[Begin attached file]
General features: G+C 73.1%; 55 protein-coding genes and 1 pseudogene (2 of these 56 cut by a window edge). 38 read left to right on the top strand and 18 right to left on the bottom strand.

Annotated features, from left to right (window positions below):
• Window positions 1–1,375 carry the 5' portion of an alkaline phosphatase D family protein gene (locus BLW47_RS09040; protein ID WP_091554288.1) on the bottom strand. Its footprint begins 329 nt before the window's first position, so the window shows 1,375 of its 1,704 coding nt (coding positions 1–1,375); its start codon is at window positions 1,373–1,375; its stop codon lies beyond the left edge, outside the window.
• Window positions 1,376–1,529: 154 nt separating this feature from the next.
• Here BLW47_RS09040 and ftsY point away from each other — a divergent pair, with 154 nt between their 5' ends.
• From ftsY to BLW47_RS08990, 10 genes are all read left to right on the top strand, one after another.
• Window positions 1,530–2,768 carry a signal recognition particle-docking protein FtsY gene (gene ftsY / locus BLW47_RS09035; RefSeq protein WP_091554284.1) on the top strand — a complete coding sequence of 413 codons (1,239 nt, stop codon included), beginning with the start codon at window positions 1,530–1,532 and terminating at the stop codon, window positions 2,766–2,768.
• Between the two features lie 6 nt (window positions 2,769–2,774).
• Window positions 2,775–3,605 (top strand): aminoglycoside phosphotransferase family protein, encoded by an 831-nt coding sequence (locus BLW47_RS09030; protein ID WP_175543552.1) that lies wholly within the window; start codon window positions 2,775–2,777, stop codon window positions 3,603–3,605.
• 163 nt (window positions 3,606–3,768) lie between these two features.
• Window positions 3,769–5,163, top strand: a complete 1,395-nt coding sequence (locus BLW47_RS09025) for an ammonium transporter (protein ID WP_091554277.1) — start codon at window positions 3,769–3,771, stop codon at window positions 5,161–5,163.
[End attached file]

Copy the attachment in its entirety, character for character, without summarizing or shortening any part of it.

General features: G+C 73.1%; 55 protein-coding genes and 1 pseudogene (2 of these 56 cut by a window edge). 38 read left to right on the top strand and 18 right to left on the bottom strand.

Annotated features, from left to right (window positions below):
• Window positions 1–1,375 carry the 5' portion of an alkaline phosphatase D family protein gene (locus BLW47_RS09040; protein ID WP_091554288.1) on the bottom strand. Its footprint begins 329 nt before the window's first position, so the window shows 1,375 of its 1,704 coding nt (coding positions 1–1,375); its start codon is at window positions 1,373–1,375; its stop codon lies beyond the left edge, outside the window.
• Window positions 1,376–1,529: 154 nt separating this feature from the next.
• Here BLW47_RS09040 and ftsY point away from each other — a divergent pair, with 154 nt between their 5' ends.
• From ftsY to BLW47_RS08990, 10 genes are all read left to right on the top strand, one after another.
• Window positions 1,530–2,768 carry a signal recognition particle-docking protein FtsY gene (gene ftsY / locus BLW47_RS09035; RefSeq protein WP_091554284.1) on the top strand — a complete coding sequence of 413 codons (1,239 nt, stop codon included), beginning with the start codon at window positions 1,530–1,532 and terminating at the stop codon, window positions 2,766–2,768.
• Between the two features lie 6 nt (window positions 2,769–2,774).
• Window positions 2,775–3,605 (top strand): aminoglycoside phosphotransferase family protein, encoded by an 831-nt coding sequence (locus BLW47_RS09030; protein ID WP_175543552.1) that lies wholly within the window; start codon window positions 2,775–2,777, stop codon window positions 3,603–3,605.
• 163 nt (window positions 3,606–3,768) lie between these two features.
• Window positions 3,769–5,163, top strand: a complete 1,395-nt coding sequence (locus BLW47_RS09025) for an ammonium transporter (protein ID WP_091554277.1) — start codon at window positions 3,769–3,771, stop codon at window positions 5,161–5,163.